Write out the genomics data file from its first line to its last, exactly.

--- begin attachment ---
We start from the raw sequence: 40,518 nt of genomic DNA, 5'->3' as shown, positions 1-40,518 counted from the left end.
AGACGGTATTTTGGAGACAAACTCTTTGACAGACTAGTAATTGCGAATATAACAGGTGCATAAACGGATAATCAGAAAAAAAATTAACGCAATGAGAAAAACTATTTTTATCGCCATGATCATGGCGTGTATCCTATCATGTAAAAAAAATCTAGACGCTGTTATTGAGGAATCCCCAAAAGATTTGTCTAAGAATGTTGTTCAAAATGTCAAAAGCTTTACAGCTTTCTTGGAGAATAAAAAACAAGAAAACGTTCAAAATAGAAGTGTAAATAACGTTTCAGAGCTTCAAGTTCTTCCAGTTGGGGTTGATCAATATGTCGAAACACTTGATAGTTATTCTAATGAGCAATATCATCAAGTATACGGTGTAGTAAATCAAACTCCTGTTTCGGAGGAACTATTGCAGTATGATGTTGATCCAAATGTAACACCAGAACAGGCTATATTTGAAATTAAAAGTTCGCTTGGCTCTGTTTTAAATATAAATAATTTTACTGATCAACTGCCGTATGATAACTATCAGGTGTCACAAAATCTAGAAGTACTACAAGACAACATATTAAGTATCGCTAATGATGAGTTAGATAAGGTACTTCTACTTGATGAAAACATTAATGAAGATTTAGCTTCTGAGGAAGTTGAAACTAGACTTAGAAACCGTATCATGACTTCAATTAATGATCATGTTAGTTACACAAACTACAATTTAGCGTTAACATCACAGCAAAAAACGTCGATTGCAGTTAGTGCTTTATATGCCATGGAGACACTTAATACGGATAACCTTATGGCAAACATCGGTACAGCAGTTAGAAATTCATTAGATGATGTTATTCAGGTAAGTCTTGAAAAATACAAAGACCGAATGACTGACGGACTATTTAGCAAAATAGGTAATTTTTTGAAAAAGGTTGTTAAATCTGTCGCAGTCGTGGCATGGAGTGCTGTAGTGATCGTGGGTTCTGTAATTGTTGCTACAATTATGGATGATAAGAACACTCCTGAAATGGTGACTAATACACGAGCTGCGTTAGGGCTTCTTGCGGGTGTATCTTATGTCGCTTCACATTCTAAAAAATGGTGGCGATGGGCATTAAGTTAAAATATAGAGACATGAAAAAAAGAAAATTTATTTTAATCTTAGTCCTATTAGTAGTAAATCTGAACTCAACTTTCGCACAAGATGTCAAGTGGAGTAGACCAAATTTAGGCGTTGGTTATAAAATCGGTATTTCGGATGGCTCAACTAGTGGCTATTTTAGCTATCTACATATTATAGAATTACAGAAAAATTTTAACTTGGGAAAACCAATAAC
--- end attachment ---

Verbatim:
We start from the raw sequence: 40,518 nt of genomic DNA, 5'->3' as shown, positions 1-40,518 counted from the left end.
AGACGGTATTTTGGAGACAAACTCTTTGACAGACTAGTAATTGCGAATATAACAGGTGCATAAACGGATAATCAGAAAAAAAATTAACGCAATGAGAAAAACTATTTTTATCGCCATGATCATGGCGTGTATCCTATCATGTAAAAAAAATCTAGACGCTGTTATTGAGGAATCCCCAAAAGATTTGTCTAAGAATGTTGTTCAAAATGTCAAAAGCTTTACAGCTTTCTTGGAGAATAAAAAACAAGAAAACGTTCAAAATAGAAGTGTAAATAACGTTTCAGAGCTTCAAGTTCTTCCAGTTGGGGTTGATCAATATGTCGAAACACTTGATAGTTATTCTAATGAGCAATATCATCAAGTATACGGTGTAGTAAATCAAACTCCTGTTTCGGAGGAACTATTGCAGTATGATGTTGATCCAAATGTAACACCAGAACAGGCTATATTTGAAATTAAAAGTTCGCTTGGCTCTGTTTTAAATATAAATAATTTTACTGATCAACTGCCGTATGATAACTATCAGGTGTCACAAAATCTAGAAGTACTACAAGACAACATATTAAGTATCGCTAATGATGAGTTAGATAAGGTACTTCTACTTGATGAAAACATTAATGAAGATTTAGCTTCTGAGGAAGTTGAAACTAGACTTAGAAACCGTATCATGACTTCAATTAATGATCATGTTAGTTACACAAACTACAATTTAGCGTTAACATCACAGCAAAAAACGTCGATTGCAGTTAGTGCTTTATATGCCATGGAGACACTTAATACGGATAACCTTATGGCAAACATCGGTACAGCAGTTAGAAATTCATTAGATGATGTTATTCAGGTAAGTCTTGAAAAATACAAAGACCGAATGACTGACGGACTATTTAGCAAAATAGGTAATTTTTTGAAAAAGGTTGTTAAATCTGTCGCAGTCGTGGCATGGAGTGCTGTAGTGATCGTGGGTTCTGTAATTGTTGCTACAATTATGGATGATAAGAACACTCCTGAAATGGTGACTAATACACGAGCTGCGTTAGGGCTTCTTGCGGGTGTATCTTATGTCGCTTCACATTCTAAAAAATGGTGGCGATGGGCATTAAGTTAAAATATAGAGACATGAAAAAAAGAAAATTTATTTTAATCTTAGTCCTATTAGTAGTAAATCTGAACTCAACTTTCGCACAAGATGTCAAGTGGAGTAGACCAAATTTAGGCGTTGGTTATAAAATCGGTATTTCGGATGGCTCAACTAGTGGCTATTTTAGCTATCTACATATTATAGAATTACAGAAAAATTTTAACTTGGGAAAACCAATAAC